It's starting to feel like Groundhog Day in the managed services market. Indeed, each day I get ready to blog I hear about yet another software vendor launching a managed services provider partner program. The latest example involves Quest Software, owner of PacketTrap Networks and other administration tools. Here's how Quest plans to engage MSPs and hosting companies, plus a look at rival service provider partner programs launched in recent days.
Here's the official word from Quest. The company:
"today unveiled a new Service Provider Program to help managed service and hosting providers maximize revenue potential with expanded services, lower support costs, and improved service quality for their customers. Quest helps service providers gain a competitive edge by retaining and attracting new customers in Windows, database, application, network and virtualization management. The new program offers pricing and billing models that coincide with the unique requirements of service providers, and includes the ability to scale to meet the needs of even the world’s largest environments."Now here's the background: Many MSPs fail to realize that Quest is a $700 million software company. In addition to acquiring PacketTrap Networks in 2009, Quest has dozens of established software brands that service providers typically leverage. Plus, Quest's PacketTrap division is adjusting its pricing model to more aggressively engage MSPs (and to mitigate potential shelfware concerns).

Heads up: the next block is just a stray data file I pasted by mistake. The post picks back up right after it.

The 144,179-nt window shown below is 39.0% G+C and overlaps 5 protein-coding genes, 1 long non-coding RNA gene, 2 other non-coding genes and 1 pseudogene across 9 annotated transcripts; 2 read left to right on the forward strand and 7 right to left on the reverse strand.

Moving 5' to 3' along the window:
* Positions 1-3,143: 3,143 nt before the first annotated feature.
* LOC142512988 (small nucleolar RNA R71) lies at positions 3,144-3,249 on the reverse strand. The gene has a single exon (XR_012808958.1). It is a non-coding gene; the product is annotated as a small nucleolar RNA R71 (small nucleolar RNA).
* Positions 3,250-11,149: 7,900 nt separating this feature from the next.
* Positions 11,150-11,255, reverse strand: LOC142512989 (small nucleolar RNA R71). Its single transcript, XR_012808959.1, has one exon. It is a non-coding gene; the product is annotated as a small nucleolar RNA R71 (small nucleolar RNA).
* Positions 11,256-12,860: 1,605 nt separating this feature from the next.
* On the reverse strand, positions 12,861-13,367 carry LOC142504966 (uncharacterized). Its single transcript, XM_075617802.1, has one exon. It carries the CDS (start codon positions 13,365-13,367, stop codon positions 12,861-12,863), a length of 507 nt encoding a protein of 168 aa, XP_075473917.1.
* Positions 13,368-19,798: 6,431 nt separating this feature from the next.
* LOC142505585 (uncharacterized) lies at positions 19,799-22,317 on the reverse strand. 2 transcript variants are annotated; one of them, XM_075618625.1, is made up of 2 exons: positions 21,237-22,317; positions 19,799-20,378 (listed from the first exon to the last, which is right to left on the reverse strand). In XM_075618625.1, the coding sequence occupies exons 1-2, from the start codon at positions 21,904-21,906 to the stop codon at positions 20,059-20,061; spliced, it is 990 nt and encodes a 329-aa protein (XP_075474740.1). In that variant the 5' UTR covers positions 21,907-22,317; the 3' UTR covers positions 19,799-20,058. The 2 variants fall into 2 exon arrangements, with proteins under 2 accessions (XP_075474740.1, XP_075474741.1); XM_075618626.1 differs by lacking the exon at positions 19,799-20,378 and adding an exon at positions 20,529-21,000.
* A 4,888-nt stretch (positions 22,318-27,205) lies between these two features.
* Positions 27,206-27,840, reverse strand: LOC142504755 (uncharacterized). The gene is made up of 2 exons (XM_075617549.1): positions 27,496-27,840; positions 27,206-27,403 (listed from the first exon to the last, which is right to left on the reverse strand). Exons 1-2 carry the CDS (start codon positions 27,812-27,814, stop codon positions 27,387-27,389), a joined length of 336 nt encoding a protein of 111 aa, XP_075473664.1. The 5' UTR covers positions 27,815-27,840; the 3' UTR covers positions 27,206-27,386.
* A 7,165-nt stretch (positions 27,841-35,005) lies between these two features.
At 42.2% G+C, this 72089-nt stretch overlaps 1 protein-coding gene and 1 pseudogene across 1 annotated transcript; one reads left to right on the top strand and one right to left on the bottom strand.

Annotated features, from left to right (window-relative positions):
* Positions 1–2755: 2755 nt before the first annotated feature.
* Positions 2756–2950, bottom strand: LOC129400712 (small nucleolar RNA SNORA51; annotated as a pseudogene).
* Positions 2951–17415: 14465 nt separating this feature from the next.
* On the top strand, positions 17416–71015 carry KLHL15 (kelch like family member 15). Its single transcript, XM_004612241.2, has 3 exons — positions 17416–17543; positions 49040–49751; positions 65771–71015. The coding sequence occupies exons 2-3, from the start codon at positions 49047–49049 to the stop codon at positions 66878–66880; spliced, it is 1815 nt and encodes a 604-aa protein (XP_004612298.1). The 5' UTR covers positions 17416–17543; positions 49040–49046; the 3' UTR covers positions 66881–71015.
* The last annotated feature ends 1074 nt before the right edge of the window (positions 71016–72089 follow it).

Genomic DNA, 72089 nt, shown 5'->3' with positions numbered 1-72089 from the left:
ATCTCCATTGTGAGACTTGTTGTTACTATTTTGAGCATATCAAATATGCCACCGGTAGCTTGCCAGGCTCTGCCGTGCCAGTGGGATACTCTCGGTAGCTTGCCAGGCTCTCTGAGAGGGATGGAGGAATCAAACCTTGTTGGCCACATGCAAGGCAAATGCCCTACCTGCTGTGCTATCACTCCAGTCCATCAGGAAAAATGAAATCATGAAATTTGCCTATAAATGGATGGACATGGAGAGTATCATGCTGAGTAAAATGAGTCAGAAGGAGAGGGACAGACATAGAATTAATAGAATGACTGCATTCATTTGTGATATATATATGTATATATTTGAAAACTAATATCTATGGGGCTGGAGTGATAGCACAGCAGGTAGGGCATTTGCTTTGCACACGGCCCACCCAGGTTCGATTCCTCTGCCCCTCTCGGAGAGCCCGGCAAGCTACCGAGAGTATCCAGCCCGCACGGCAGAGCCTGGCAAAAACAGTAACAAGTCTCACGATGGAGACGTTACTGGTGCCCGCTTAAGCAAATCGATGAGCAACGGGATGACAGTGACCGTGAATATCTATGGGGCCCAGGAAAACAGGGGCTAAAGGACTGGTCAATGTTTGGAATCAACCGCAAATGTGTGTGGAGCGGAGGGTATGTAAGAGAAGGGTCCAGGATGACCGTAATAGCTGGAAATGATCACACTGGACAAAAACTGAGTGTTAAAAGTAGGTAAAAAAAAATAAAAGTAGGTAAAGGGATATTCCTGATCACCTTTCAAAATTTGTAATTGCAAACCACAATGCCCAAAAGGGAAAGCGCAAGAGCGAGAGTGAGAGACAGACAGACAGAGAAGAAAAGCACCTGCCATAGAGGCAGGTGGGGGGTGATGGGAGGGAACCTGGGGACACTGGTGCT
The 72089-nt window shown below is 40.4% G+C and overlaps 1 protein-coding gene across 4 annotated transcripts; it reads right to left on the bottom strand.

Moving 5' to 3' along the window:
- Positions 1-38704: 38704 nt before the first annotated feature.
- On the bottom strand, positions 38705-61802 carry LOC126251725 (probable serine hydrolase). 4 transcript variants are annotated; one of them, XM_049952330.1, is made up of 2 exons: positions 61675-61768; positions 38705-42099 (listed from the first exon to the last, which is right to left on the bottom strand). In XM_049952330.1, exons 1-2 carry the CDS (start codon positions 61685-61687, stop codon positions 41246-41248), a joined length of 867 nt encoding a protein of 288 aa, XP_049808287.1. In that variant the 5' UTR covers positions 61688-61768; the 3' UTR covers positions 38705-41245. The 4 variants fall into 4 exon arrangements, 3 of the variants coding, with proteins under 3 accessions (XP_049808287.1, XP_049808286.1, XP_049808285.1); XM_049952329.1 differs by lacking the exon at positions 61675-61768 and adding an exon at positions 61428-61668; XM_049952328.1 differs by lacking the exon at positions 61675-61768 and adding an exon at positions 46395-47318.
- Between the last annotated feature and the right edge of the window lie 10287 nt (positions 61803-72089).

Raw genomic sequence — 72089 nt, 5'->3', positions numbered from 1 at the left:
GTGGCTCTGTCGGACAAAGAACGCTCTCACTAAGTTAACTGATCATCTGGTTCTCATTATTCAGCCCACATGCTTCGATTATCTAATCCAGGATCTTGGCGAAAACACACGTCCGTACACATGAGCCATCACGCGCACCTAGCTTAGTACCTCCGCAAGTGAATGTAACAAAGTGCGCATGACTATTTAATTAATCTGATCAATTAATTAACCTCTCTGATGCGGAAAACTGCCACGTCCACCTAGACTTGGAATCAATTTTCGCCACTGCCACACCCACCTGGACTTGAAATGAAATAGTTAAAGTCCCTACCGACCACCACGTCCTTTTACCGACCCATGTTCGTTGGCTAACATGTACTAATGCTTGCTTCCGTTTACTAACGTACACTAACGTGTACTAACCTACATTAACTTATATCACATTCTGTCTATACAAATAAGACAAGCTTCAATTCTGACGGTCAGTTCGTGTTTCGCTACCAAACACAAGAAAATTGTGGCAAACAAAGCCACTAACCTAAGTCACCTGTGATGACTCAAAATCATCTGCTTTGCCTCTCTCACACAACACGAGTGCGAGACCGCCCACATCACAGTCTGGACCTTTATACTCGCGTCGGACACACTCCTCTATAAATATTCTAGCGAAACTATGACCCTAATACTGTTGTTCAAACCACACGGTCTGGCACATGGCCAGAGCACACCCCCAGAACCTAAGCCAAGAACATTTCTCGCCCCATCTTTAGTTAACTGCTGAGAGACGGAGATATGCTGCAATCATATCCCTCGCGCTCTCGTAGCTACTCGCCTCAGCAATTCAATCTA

True believers in the new Quest Service Provider Program include Azaleos (the well-known managed Exchange specialist) and DirectPointe (the managed IT outsourcing company). Both service providers offered votes of confidence in the official Quest announcement.
Critical MassThe Quest Service Provider Program arrives during a broader market shift to MSP software models. Numerous software vendors -- from CA Technologies to Symantec -- are introducing MSP-type pricing and licensing programs to reflect growing interest in recurring revenues and managed services.
By the end of 2010, I suspect the vast majority of traditional software companies will introduce service provider pricing and licensing models that help MSPs engage small and midsize customers. Software vendors that ignore the trend will get left out in the cold.
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